In a race against time, an artist-led collective works tirelessly to document and preserve protest art from Occupy Central Hong Kong.
Art Radar spoke to Wen Yau, leading member of the Umbrella Movement Visual Archives & Research Collective, to learn more about their preservation and archiving efforts.
In a previous article, Art Radar reported on the plethora of artworks adorning Occupy protest sites in Hong Kong. Fearing the damage and destruction of such artefacts during police clearing operations, artists and academics teamed up to form an organised collective that aims to preserve, document and archive the now world-famous protest art.
The Umbrella Archives
The Umbrella Movement Visual Archives & Research Collective, also known as the Umbrella Archives, was initiated by a group of local artists, academics and art administrators. Their mission statement contains two objectives:
- To systematically document and research into the creative spatial practices realised by protestors;
- To protect the artefacts and items that are deemed relevant and important to the movement from being damaged and confiscated during police clearing operations.
Two key persons leading the project are Wen Yau, a multimedia artist, researcher, curator and writer, and Sampson Wong, an artist and creator of the heartwarming Stand By You: Add Oil Machine digital art project.
As of the date of publication, the Umbrella Archives has around twelve teams of researchers performing systematic photo documentation of the Admiralty and Mongkok protest sites. They hope to cover the Causeway Bay site as well and will develop an inventory mapping protest objects across various sites.
Fear of police crackdown
It is a race against time: experience has taught protestors that a police crackdown could be followed by devastating damage and confiscation of protest art. Wen tells Art Radar that, apart from the mere photographic documentation of items, a ‘rescue plan’ has been devised to minimise the loss of important artefacts:
We will identify and contact the owners/producers of these works […] and design [a] rescue plan in case of brutal crackdown. […] We have been offered a space for temporary storage already.
Wen tells Art Radar that the Umbrella Archives has established connections with academics and collectives of civil resistance in Spain and the United States. The relationships will enrich local efforts and provide invaluable guidance.
Meanwhile, Occupy artworks are being displayed in London at the Victoria and Albert Museum‘s “Disobedient Objects” (2014) exhibition, as The South China Morning Post reports. Co-curator Gavin Grindon said that the exhibition will travel to Chile and Sydney, and hopefully to Asia as well. Grindon was quoted as saying that:
What has stood out in the Hong Kong protests is the speed and diversity of the creative approaches to the culture of protest.
An independent, professional effort
In spite of high-profile foreign support, the Umbrella Archives wishes to protect its independent and professional status. Wen clarifies that although they have been in touch with the curator of “Disobedient Objects” for advice, there is no present plan for collaboration or exhibition.
In addition, Wen states that the Collective has not approached any local public museums and hopes to keep the initiative independent at this stage.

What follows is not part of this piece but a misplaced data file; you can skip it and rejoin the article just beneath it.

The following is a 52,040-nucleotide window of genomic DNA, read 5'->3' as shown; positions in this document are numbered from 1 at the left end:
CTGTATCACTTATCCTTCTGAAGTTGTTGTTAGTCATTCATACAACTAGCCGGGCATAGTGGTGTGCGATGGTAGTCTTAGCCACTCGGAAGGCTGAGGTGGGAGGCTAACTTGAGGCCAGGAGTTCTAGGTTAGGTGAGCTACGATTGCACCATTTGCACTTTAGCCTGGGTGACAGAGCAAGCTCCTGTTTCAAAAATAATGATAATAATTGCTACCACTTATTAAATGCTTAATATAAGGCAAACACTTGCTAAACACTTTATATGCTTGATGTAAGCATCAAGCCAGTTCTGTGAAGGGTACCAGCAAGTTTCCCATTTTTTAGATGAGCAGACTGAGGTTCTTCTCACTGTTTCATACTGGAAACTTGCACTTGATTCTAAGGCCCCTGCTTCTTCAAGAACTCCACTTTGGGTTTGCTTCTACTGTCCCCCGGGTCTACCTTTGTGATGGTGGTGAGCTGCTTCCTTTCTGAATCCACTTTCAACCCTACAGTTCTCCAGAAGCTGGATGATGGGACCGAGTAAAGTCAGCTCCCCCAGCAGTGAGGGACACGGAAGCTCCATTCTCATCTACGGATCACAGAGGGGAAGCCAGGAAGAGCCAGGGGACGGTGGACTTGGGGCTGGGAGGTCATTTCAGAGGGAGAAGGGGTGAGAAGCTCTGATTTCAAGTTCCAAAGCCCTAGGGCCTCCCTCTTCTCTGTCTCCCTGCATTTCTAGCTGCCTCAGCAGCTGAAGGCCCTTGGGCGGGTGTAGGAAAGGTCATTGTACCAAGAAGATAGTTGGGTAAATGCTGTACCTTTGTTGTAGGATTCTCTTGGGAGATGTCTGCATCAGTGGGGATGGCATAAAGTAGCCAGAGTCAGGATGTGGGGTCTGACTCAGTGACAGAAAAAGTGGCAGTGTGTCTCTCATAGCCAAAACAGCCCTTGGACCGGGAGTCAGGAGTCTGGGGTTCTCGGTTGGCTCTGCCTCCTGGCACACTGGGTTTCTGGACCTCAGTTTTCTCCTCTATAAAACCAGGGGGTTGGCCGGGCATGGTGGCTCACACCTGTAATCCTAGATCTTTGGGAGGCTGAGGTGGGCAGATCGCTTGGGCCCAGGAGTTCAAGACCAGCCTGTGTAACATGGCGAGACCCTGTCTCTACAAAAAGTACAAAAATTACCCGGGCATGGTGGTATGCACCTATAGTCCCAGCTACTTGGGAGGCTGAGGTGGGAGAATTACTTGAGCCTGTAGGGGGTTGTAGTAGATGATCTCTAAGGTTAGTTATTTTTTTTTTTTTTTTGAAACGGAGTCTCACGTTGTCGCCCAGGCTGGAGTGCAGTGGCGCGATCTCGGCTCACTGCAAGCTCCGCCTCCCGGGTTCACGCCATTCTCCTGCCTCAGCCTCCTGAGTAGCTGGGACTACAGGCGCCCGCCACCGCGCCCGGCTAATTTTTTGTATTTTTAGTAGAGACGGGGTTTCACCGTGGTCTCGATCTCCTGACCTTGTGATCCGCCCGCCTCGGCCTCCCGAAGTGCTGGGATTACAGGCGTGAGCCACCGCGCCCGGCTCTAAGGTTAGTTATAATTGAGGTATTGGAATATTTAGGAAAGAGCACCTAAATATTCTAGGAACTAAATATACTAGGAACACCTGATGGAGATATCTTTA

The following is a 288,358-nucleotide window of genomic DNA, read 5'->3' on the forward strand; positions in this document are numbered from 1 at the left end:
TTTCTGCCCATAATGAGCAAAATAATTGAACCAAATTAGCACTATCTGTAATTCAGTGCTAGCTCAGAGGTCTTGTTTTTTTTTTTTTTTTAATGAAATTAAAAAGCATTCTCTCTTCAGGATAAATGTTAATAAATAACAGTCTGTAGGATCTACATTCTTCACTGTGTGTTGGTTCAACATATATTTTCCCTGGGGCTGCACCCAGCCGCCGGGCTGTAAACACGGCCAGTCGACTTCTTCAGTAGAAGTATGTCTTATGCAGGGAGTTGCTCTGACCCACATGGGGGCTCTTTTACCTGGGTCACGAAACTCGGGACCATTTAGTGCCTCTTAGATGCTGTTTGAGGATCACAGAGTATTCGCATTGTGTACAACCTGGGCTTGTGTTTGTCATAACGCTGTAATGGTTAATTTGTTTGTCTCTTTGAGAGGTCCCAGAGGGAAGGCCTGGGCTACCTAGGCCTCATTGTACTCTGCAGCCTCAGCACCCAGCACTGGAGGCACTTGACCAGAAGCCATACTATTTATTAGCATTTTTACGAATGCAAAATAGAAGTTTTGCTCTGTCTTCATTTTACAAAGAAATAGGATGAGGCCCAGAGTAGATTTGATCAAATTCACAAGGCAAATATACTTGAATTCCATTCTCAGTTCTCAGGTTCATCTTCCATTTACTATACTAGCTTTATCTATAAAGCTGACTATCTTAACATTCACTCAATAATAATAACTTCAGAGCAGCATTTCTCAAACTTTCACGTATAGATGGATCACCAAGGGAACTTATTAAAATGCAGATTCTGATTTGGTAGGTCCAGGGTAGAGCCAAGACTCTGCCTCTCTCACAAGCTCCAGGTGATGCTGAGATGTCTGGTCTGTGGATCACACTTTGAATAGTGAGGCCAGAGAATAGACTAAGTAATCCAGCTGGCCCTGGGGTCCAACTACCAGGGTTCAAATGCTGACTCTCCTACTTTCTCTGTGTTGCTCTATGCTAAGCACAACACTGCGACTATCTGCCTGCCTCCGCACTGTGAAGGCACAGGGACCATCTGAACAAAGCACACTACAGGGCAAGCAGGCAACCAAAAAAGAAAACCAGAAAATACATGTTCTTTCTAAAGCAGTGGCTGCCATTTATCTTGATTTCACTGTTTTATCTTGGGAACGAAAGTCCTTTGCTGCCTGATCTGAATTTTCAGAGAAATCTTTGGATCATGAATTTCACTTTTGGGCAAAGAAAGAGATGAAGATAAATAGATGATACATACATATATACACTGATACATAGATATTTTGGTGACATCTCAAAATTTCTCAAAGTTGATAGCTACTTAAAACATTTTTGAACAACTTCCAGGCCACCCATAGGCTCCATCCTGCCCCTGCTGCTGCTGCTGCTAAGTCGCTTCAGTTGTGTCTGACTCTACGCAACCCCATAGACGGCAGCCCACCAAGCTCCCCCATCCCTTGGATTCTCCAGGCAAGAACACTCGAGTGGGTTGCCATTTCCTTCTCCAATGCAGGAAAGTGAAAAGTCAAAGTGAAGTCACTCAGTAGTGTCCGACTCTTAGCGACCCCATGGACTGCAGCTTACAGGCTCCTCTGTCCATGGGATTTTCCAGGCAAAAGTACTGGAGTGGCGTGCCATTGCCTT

They plan to establish an independent professional advisory board comprising archivists, curators and specialists in the field of art activism, cultural studies and urban studies, Wen tells Art Radar. The Collective focuses solely on preservation and research, remaining completely independent from political parties and movements. Its mission statement declares that:
While we communicate closely with [the Hong Kong Federation of Students], Scholarism and [Occupy Central with Love and Peace], we take up an independent and professional role of preserving and researching into the visual culture in social movement.
The street art debate
When asked whether the preservation of street art, which is by nature ephemeral, goes against its very essence, Wen responds to Art Radar:
The life of the protest object is indeed destined to be destroyed somehow, and our task is to document it as it is, and save it as much as we can […] we try our best to identify the producers and communicate with them about their intentions of saving [their works]. Generally, I don’t even consider these objects as ‘art’ per se, but representations of the people’s voices and their creativity and imagination of the use of public space.
The Collective is also aware of the risk of de-contextualising protest objects from their original sites. According to their mission statement, they strive to establish a “civil-led, bottom-up archives and research collective in accordance with ethics and guidelines of […] counterparts in other countries.” In doing so, they avoid reducing the rich material culture of the movement into mere collectable artefacts.
Instead, important artworks are preserved for the purposes of research, documentation and historical legacy. Wen told The South China Morning Post:
This is the largest social movement Hong Kong has seen and now the most urgent [matter] is to rescue these objects for future research.
According to The South China Morning Post, artist and academic Kacey Wong said that, although private collectors and galleries had offered storage space, museum officials rejected the works because they were created out of illegal assembly. M+ and the government declare that they had received no formal request to collect protest art.
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